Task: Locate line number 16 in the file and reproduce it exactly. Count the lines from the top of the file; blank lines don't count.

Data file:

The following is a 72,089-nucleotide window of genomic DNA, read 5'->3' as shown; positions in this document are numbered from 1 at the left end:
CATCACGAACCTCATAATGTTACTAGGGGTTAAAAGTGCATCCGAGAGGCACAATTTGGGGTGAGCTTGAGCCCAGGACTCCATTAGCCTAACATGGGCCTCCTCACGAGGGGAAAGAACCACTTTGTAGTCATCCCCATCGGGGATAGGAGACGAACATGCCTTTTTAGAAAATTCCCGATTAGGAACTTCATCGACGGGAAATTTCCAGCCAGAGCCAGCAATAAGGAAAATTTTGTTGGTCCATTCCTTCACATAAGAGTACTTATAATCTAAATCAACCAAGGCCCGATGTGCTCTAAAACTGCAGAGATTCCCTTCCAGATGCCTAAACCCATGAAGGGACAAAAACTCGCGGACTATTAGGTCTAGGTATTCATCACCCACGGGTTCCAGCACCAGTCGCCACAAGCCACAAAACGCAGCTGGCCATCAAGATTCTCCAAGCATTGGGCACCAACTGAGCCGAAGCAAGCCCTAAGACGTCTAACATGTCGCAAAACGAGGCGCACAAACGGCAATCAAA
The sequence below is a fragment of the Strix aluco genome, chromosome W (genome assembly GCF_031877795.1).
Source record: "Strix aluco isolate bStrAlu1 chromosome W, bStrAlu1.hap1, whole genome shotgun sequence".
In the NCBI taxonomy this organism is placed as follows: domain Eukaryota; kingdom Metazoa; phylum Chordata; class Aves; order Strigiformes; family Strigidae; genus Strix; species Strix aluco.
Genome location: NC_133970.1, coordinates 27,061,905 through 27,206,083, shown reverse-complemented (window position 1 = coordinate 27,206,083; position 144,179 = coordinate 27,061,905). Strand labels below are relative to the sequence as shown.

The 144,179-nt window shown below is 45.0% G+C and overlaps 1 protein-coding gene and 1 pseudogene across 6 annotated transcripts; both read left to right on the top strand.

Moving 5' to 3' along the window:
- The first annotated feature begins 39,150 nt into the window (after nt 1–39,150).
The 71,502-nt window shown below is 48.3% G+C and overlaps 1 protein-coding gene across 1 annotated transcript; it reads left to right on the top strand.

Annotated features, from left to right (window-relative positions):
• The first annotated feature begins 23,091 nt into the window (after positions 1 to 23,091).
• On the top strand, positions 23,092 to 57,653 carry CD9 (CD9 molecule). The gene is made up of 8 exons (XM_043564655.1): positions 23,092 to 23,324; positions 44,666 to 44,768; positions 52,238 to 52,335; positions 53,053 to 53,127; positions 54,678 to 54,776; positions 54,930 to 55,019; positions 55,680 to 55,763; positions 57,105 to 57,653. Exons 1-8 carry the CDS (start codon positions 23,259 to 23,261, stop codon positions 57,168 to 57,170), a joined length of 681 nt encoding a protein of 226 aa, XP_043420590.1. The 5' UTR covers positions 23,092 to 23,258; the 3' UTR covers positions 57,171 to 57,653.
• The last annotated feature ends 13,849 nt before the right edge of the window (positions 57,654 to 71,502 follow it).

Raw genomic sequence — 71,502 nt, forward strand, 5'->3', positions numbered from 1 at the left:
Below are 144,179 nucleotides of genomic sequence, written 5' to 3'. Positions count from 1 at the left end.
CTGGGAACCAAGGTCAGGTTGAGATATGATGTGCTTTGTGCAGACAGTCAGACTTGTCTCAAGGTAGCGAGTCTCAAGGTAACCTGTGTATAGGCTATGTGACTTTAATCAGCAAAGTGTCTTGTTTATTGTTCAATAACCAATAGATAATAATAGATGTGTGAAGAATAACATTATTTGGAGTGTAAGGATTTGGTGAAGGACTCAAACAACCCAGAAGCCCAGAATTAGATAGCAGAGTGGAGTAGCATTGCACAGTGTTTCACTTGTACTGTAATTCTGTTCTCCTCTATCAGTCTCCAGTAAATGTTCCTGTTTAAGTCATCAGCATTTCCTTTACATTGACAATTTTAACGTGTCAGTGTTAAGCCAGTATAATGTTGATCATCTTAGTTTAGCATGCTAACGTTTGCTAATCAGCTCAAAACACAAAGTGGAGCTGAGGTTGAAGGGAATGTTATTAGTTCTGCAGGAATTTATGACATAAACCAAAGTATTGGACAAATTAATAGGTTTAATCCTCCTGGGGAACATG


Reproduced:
Below are 144,179 nucleotides of genomic sequence, written 5' to 3'. Positions count from 1 at the left end.